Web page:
Valve’s monthly Steam Survey has long offered some useful insight into which headsets are actively connected to users computers and the share of the Steam population that’s using each, but the figures provided are relative to the non-static Steam population, which obfuscates the actual adoption trend of VR headsets on the platform. To demystify the data, Road to VR has created a model which derives actual headset counts by correcting for Steam’s changing population. The result reveals a trend of headset adoption that’s a near perfect exponential growth curve.
Each month, Valve runs a survey among Steam users to determine some baseline statistics about what kind of hardware and software is used by the platform’s population, and to see how things are changing over time; that includes which VR headsets are connected to users’ computers. Participation in the survey is optional, and headsets aren’t counted if they aren’t connected and powered on at the moment that the data is collected.
While the survey has been a useful way see which headsets are most popular among those using them on Steam, the trend of all headsets on Steam has always been obfuscated because the data points given are exclusively percentages relative to Steam’s population, which itself is an unstated and constantly fluctuating figure.
The First Computer Virtual and Augmented Reality Headset – The ‘Ultimate Display’ Concept and the Sword of Damocles. If we could name one person as the father of Virtual and Augmented Reality headsets as we know them today, it would without a doubt be Ivan Sutherland. In the 1960s, he described the concept of the ‘Ultimate Display’ that would be able to stimulate reality to a point that the viewer would not be able to tell the difference between the virtual and the real world. His concept included a head-mounted display with 3D sound and tactile feedback, a computer that would create and maintain the virtual world through this device and the ability of a user to interact with objects from the virtual world in a realistic manner. Sutherland later created the first VR/AR head-mounted display, which was connected to a computer and not a camera, known as the Sword of Damocles. However, the contraption he made was too heavy for a person to wear comfortably on their head, so the device had to be suspended from the ceiling. Furthermore, the computer generated graphics were too primitive with wireframe rooms and objects.
That is to say, even if the percent of headsets in use on Steam as given by the survey was static month after month, the actual number of headsets in use on Steam would still be changing in proportion to Steam’s changing user population.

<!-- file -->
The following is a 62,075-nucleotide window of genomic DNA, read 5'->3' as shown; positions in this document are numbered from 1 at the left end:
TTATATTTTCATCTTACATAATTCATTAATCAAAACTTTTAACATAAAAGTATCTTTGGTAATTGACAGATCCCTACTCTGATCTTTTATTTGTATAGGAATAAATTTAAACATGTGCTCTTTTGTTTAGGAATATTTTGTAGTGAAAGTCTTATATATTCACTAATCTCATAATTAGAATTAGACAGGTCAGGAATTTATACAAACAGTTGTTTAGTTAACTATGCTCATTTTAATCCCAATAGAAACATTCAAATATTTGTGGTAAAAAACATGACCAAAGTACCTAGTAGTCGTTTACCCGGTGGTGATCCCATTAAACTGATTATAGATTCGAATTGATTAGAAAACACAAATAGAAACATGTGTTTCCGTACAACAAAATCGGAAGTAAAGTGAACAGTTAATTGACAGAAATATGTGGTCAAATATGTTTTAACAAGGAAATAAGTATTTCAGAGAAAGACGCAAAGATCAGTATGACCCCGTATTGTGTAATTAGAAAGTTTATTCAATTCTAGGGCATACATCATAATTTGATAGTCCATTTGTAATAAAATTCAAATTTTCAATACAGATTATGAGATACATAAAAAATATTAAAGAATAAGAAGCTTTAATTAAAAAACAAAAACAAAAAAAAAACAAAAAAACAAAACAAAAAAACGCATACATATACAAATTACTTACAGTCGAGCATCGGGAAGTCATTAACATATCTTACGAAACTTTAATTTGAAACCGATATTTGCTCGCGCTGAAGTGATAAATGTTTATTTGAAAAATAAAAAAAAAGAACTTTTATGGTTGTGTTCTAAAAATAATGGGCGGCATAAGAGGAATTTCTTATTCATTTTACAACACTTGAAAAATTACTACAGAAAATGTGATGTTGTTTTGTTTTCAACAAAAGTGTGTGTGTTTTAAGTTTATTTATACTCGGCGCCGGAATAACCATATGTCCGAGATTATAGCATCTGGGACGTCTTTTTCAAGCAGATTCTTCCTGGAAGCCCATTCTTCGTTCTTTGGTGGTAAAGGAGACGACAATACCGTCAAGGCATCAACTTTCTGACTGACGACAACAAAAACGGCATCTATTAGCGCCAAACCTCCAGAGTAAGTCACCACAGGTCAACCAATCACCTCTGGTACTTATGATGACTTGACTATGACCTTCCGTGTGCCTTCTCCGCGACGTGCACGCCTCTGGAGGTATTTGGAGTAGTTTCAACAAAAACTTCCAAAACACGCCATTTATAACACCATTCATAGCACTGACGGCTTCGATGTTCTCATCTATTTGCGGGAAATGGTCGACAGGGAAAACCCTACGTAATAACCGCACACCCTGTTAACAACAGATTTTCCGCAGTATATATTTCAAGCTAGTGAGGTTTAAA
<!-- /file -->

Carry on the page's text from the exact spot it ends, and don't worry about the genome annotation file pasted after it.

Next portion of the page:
Road to VR maintains a detailed log of VR data from the Steam Survey dating back to April 2016, the month that the first consumer VR headsets launched. With help from our friends at VR/AR intelligence firm Greenlight Insights , we’ve created a model based on the historical data, along with official data points directly from Valve and Steam, which corrects for Steam’s changing population by estimating the actual count—not the percent—of users on Steam with connected VR headsets.
After correcting for Steam’s changing population, the result shows an adoption trend which closely fits mathematically exponential growth, with an R² value of 0.986, starting from the month that the first consumer headsets hit the market.
Steam isn’t the only player in the space of course, and while we don’t have direct insight into Oculus’ platform, the fact that the Rift is counted among the headsets in the Steam Hardware & Software survey—and that it’s holding a steady market share relative to other headsets on Steam—we suspect that VR users on Oculus’ platform are at or near a high point, and that the platform is seeing a similar growth trajectory.
The result also shows that growth in the actual number of VR headsets is greater than has been recently reported; having grown by 160% from April 2017 (294,800 headsets) to December 2018 (766,862 headsets).
Worth noting about the results: we’re talking about monthly connected headsets here, as the underlying Steam Survey data is a snapshot of activity for each month. In the case of VR headsets, that means that the figure we’re estimating is how many unique headsets are connected to Steam users’ PCs over the course of a given month; it’s the closest official data point we have to active headsets, but doesn’t tell us the extent to which those headsets are actually being used.
Most of the major brands worldwide are investing in some way in virtual reality.
Furthermore, the Steam Survey comes from a sample of the user population, not a comprehensive count, though Valve maintains the data offers an accurate snapshot. And of course, these figures are only inclusive of Steam, and don’t offer a complete picture of activity on Oculus’ platform (as some or any picture at all of Sony’s PlayStation VR.
It’s not clear how long this trend will continue, but we can make a (naive) projection based on what we’re seeing today, which would suggest nearly 7 million monthly active headsets by the end of 2021.
Of course such a projection assumes that key variables hold steady throughout. In a young market like VR, however, things like headset cost, new features, and innovative content stand to influence the trend in significant ways.